Welcome to the WUDSN ursel home page

WUDSN ursel - or short WUDSN - is a demo group founded in 1991. There is an explanation why the group and the site are named like that, but that's a different story you can find in the FAQ. For the time being it should be sufficient for you to know that I, Peter Dell aka JAC! am one of the members ever since. I have created this website to offer my tools and productions and to share the fun I have had for more than 20 years now with my Atari-8 bit computer and other classic computers. To learn more about me and what I'm doing, check out this personal interview that I gave for ANTIC - the Atari 8-bit podcast.

Goodbye Jason Kelk / T.M.R. of Cosine

Words cannot express the sadness I feel since I've read the incredible news. I was really hoping so hard, Jason could return back home for some time at least. After all his braveness and hard fighting against this horrible disease, he was the one who had deserved that. 

As a tribute, I have created a mini-mirror of his "formatwar.net" website which he ran between 2009 and 2017. The last snapshot available on the Wayback machine is from July 2019 and I've used it to create a live mirror of the three main pages and the Edge Grinder project, which was my first touchpoint with Jason. I really loved the idea of having a dedicated site for coders where they and discuss hardware platforms and coding on a friendly and at the same time competitive level. He brought people from all platforms together and instead of starting flame wars they all discussed and learned from each other. And Jason was always there in the middle as a calm and mindful moderator. Unfortunately, the content of the forum itself was lost in a disc crash in 2017. Back then, I didn't think Edge Grinder was possible of the Atari 8-bit and Jason proved me wrong when he released Callisto in 2012. It is not actually Edge Grinder, but it is built on the same foundation and concept and I consider it one of the technically best shot'em ups for the Atari 8-bit. Again, he approached things from different angles than Atari coders normally do and the result is just outstanding.

Many people are paying tribute to Jason in their personal way out on the internet now. Here's a collection of related links, if you want to know more about Jason, his work, and his contributions to the retro scene and demo scene.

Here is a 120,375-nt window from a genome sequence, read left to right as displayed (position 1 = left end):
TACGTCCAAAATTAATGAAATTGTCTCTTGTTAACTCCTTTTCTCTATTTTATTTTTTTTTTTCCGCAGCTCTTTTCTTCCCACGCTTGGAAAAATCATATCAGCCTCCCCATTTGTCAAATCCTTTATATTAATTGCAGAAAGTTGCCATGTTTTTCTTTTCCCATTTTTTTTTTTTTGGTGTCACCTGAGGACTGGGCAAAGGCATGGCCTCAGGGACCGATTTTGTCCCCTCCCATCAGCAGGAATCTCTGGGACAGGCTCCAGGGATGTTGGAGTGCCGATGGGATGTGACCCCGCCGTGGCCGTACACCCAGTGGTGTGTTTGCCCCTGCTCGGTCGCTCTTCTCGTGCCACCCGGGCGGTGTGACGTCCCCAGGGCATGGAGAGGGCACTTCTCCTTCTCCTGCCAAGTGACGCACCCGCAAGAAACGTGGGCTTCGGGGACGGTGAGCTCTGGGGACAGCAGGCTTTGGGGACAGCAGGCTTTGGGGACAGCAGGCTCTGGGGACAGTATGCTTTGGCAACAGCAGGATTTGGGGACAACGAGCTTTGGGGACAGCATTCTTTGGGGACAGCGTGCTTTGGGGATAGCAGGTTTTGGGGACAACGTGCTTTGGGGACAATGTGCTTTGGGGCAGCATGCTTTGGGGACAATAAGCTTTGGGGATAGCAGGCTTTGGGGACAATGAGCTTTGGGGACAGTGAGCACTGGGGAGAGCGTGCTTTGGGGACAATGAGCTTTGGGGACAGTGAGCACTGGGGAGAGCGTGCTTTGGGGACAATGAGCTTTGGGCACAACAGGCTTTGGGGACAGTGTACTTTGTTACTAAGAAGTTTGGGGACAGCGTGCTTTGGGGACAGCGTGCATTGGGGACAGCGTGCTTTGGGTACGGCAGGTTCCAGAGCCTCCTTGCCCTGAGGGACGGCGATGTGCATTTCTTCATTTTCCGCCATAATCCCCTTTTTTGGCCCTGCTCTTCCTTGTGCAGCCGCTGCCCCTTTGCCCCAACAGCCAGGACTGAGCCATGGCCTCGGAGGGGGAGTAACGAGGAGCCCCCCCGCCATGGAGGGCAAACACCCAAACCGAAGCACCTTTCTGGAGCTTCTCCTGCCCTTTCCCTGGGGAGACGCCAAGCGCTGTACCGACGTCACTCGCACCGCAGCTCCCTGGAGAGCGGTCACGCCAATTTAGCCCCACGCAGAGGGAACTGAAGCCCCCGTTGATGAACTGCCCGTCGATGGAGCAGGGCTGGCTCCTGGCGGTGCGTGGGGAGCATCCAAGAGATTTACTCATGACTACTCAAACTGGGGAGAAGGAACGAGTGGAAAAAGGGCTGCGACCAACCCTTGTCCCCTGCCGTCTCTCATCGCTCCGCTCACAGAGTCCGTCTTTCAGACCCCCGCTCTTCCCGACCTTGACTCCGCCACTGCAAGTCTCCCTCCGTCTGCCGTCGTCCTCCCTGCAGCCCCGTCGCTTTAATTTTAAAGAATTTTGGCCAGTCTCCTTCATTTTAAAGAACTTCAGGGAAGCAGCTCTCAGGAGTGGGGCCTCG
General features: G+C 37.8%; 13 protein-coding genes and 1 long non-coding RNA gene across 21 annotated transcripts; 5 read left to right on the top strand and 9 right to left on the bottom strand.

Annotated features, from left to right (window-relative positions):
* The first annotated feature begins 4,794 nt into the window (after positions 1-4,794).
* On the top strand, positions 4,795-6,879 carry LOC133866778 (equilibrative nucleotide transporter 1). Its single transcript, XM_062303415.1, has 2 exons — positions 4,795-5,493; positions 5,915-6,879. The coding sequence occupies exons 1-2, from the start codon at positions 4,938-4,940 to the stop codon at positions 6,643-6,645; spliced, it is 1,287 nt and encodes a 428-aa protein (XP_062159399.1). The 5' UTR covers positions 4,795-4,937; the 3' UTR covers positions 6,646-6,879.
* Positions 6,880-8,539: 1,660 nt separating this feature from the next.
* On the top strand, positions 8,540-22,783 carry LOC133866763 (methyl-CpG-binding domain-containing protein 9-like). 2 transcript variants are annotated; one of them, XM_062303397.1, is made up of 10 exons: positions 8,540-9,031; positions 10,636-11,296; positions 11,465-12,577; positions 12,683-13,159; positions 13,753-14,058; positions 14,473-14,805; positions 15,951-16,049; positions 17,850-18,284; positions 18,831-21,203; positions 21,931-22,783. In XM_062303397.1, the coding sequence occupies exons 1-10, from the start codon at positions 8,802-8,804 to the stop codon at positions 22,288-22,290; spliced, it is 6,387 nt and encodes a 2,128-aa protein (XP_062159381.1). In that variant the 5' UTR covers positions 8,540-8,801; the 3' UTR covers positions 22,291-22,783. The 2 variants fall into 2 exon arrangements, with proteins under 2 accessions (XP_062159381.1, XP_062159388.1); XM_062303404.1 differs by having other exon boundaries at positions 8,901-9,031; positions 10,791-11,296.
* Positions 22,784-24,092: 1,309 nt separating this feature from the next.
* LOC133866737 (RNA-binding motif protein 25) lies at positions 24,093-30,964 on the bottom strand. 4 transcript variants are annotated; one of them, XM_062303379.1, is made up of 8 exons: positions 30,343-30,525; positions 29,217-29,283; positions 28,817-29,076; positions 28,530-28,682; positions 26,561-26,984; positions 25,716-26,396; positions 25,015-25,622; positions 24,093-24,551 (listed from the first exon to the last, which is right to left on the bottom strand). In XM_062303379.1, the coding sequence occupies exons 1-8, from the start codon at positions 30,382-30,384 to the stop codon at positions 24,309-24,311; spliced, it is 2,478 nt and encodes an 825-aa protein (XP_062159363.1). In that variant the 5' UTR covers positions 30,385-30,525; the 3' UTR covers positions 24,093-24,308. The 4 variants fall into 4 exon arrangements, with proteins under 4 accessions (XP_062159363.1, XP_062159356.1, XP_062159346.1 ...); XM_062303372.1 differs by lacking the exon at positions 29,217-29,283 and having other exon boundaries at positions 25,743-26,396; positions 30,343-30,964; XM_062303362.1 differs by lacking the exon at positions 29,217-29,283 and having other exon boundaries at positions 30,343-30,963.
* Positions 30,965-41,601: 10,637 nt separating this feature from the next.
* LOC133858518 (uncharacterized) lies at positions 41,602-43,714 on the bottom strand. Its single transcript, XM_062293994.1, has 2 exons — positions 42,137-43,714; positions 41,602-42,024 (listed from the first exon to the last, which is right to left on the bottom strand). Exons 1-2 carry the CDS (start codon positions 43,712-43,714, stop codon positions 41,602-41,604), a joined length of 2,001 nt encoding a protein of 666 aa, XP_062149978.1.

Goodbye Alphons Klüpfel

Our longtime 2nd chairman Alfons Klüpfel left this planet on 2021-06-03 and went on his way to other dimensions. We don't know if he will travel first to Terry Pratchett's Discworld, or to the planet IRATA, but he will be missed. As a haven of tranquility, an open ear and advisor at our meetings, as an initiator and drive of projects, and a tireless translator and author for the ABBUC magazine. We will not forget Alfons, his work is visible in all areas of ABBUC and will remain so. Here is his advice for us:

"When you think of me, don't be sad. Rather tell about me and dare to laugh. Leave me a place between you, as I had it in life."

Back to the Future

Today I found a funny picture taken at the A.B.B.U.C. annual meeting on October 26, 2019. I was wearing my 1980's CASIO CA-851, as one should at a retro event. At some point, I was wondering about the date and pushed the date button and I was struck by surprise. It was the "THE DATE", the very date when Doc Emmett Brown and Marty McFly went back in time on 1985-10-26 in Back to the Future. So why was my watch doing that: Well when the watch was created in 1980, nobody thought it would be used after 1999. So they only used two digits for the year and hence 1999 is the last year you can set the clock date to. My solution to the problem is to use the perpetual calendar. I set the clock every new year to that year between 1980 and 1999 which uses the same sequence of weekdays. And for 2019 that was 1985. So I literally went "back in time" myself that day, to the year when the future was about to begin. Because in 1985 I bought my first computer :-)

Site Update

  • The new section hardware has been added to the Atari 800 category and my scan of ezcontents' excellent Atari 800 XL PCB remake is the first entry. It helps a lot in finding the correct component on a populated board.
  • All "capped.tv" links have been removed from productions since the corresponding website is down. Going forward I'll try to provide youtube videos where they are missing.
  • FAQ, Bad Apple HD, and other articles with been enhanced with more details, better wording, and fixed links.
  • AtariROMChecker has been enhanced with and the "Atari ROM Patcher" tool to display, compute and fix OS checks sums for Atari XL/XE computers. Also, typos and swapped columns in the documentation have been fixed. Also, the disk images are now single density, so they also work on Atari 810.